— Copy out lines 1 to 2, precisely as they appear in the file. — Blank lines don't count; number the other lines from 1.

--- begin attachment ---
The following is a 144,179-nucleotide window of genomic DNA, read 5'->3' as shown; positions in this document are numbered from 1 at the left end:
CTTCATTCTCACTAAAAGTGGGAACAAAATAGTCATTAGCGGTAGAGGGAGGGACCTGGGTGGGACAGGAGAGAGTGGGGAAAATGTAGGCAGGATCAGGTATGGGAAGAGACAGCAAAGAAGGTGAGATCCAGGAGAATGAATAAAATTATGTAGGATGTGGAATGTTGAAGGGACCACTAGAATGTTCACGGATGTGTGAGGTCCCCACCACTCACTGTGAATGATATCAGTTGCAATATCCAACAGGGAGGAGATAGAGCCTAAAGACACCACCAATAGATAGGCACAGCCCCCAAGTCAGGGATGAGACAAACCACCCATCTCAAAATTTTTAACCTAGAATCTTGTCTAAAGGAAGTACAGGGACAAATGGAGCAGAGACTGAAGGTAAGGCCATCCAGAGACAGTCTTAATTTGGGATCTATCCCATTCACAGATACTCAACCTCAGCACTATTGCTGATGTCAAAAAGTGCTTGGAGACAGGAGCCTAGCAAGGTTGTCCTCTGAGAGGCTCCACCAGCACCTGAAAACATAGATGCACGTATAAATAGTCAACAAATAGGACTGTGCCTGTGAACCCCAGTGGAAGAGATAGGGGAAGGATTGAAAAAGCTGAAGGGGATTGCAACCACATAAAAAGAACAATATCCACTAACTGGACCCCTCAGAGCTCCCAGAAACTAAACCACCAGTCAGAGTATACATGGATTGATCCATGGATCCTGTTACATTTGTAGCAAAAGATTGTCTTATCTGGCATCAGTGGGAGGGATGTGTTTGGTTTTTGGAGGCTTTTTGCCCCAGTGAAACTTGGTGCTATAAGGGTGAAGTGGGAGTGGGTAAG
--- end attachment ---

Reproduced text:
The following is a 144,179-nucleotide window of genomic DNA, read 5'->3' as shown; positions in this document are numbered from 1 at the left end:
CTTCATTCTCACTAAAAGTGGGAACAAAATAGTCATTAGCGGTAGAGGGAGGGACCTGGGTGGGACAGGAGAGAGTGGGGAAAATGTAGGCAGGATCAGGTATGGGAAGAGACAGCAAAGAAGGTGAGATCCAGGAGAATGAATAAAATTATGTAGGATGTGGAATGTTGAAGGGACCACTAGAATGTTCACGGATGTGTGAGGTCCCCACCACTCACTGTGAATGATATCAGTTGCAATATCCAACAGGGAGGAGATAGAGCCTAAAGACACCACCAATAGATAGGCACAGCCCCCAAGTCAGGGATGAGACAAACCACCCATCTCAAAATTTTTAACCTAGAATCTTGTCTAAAGGAAGTACAGGGACAAATGGAGCAGAGACTGAAGGTAAGGCCATCCAGAGACAGTCTTAATTTGGGATCTATCCCATTCACAGATACTCAACCTCAGCACTATTGCTGATGTCAAAAAGTGCTTGGAGACAGGAGCCTAGCAAGGTTGTCCTCTGAGAGGCTCCACCAGCACCTGAAAACATAGATGCACGTATAAATAGTCAACAAATAGGACTGTGCCTGTGAACCCCAGTGGAAGAGATAGGGGAAGGATTGAAAAAGCTGAAGGGGATTGCAACCACATAAAAAGAACAATATCCACTAACTGGACCCCTCAGAGCTCCCAGAAACTAAACCACCAGTCAGAGTATACATGGATTGATCCATGGATCCTGTTACATTTGTAGCAAAAGATTGTCTTATCTGGCATCAGTGGGAGGGATGTGTTTGGTTTTTGGAGGCTTTTTGCCCCAGTGAAACTTGGTGCTATAAGGGTGAAGTGGGAGTGGGTAAG